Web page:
This is a question of considerable importance, because its effect is permanent. It’s still possible for us to roll back no-fault divorce. The ideas exist, the underlying laws exist, the court precedents exist (more on this later); we just have to convince voters to listen to their own best sense of what marriage is, and realize that it is supposed to be a committed, childrearing man-woman couple, for all the reasons we usually give. And we are trying! The natural view of marriage as an essentially sexual, child-oriented complimentary union is still there in the lawbooks and in the culture, in a coma but still breathing. If you redefine marriage, though, that’s it. Game over. There’s no obvious way to come back from that, as a culture, ever, short of Ragnorak. So we’re not just fighting the gay-marriage front because it happens to be where we find ourselves, or because it’s strategically the easiest fight to win. We’re also fighting it because if we can’t win this one, right now, in this place and this time, we’re done. Game over, at least for as far as the eye can see.
We may still lose, of course, for all the reasons you mention. The train really is right on the edge of the cliff, and all polling indications agree with the logical assumption: that it’s tipping forward. I’ve even seen Maggie Gallagher wondering aloud whether she’s fighting a battle she can win, or just laying the groundwork for some future generation to start putting the pieces back together. But we are not, as you wonder, “without a leg to stand on.” Not entirely, anyway.
Fortunately, not even our black-robed masters on the SCOTUS can take destroy millennia of marriage law and practice in thirty years. Not completely, anyway! It has said that the state can’t stop people from contracepting, which is a long way from saying that married people should contracept, and is an even longer way from saying that marriage is just a convenient word for people shacking up together so the government can give them benefits, not a procreative union of mutual responsibility and permenance. In fact, the only U.S. Supreme Court precedent on same-sex marriage is a Minnesota supreme court decision called Baker v. Nelson, which says just the opposite: “The institution of marriage as a union of man and woman, uniquely involving the procreation and rearing of children within a family, is as old as the book of Genesis.” It was upheld unanimously and without further opinion by the U.S. Supreme Court. (The whole thing is worth reading, because it basically summarizes our case, with links to relevant SCOTUS decisions like Loving and Skinner.) This basic view is enshrined in our law, whether explicitly, implicitly, and/or by the legislative record, in every state and at every level. We’ve done much to weaken it over the past few decades, but we haven’t actually destroyed it yet. It is how we are defending marriage law in the courts under so-called “rational basis” review (whereby a state must show a minimum “rational basis” for “discriminating” against a “suspect class,” in this case homosexuals). We frequently win, and always should.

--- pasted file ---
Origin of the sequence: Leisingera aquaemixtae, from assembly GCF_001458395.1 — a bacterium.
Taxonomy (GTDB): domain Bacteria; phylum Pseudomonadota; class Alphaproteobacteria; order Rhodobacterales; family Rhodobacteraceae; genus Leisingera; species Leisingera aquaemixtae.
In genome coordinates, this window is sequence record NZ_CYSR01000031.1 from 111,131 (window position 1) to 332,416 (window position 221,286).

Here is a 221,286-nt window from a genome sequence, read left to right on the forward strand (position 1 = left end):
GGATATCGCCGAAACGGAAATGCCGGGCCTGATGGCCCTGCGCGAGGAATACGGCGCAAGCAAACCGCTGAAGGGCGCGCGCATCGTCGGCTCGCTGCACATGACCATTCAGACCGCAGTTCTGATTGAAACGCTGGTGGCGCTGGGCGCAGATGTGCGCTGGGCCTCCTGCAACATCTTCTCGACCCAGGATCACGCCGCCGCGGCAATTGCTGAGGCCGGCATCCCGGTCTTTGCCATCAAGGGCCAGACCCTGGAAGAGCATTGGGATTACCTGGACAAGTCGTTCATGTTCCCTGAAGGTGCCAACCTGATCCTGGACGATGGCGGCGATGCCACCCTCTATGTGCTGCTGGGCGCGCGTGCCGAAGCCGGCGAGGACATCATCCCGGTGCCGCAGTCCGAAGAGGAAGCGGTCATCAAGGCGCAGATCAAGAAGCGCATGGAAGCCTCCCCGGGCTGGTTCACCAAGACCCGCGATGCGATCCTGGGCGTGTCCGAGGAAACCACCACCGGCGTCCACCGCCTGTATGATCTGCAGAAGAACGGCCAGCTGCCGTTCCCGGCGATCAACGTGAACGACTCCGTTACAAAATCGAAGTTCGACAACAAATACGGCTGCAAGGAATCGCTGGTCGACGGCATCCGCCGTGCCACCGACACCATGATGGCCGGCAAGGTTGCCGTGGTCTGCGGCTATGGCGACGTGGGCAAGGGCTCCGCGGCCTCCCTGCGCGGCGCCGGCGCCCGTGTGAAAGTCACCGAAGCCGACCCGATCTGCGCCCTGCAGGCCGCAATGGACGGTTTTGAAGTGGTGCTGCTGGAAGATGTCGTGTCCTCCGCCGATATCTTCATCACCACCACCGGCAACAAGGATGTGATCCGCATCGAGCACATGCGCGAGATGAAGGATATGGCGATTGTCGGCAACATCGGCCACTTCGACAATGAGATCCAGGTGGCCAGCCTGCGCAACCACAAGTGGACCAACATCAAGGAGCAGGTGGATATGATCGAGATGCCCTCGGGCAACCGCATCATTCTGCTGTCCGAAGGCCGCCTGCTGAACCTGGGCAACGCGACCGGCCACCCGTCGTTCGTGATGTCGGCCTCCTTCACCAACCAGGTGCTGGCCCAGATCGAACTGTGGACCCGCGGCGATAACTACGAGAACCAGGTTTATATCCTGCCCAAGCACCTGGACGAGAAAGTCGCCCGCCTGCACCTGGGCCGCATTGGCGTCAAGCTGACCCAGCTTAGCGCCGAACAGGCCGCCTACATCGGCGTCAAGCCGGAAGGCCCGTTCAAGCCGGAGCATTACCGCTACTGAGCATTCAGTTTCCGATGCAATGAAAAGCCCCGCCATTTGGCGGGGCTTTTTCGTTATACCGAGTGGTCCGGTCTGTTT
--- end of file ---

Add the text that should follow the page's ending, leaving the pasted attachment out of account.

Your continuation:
Now, does the culture view the definition of marriage as “two consenting adults who want legal bonuses for living under the same roof”? Certainly it does in many places, perhaps most. This happened for the reasons you describe, and it seems to me that it’s still largely getting worse. It’s pretty incredible to me that we are still winning marriage definition referenda, actually. But the law does not say that. Yet. The law still remembers what marriage is all about, and we can still build a winning case out of that by kind appeals to voters’ good sense.
Hopefully, that’s a first step toward winning skirmishes on all those other fronts as well. And hopefully our victories on the other battlefields contribute to a stronger culture of marriage on this one, too.
Not a totally satisfying answer, I know, but that’s because politics is not a totally satisfying sphere of business. To wit: we shouldn’t just fight for “one man, one woman,” because we should emphasize why one man / one woman marriage is the only right marriage for the civil government to recognize (if any). Eventually, that is the definition (if any) that we want to put in the lawbooks, though, because statutes don’t give reasons, just definitions, and it’s catchy for the bored supporters.
I am falling asleep at keyboard and have been for fifteen minutes, so I’m calling this a night and sending this unedited. I hope it’s helpful, and if unclear at any point blame the sleeps and ask for clarification.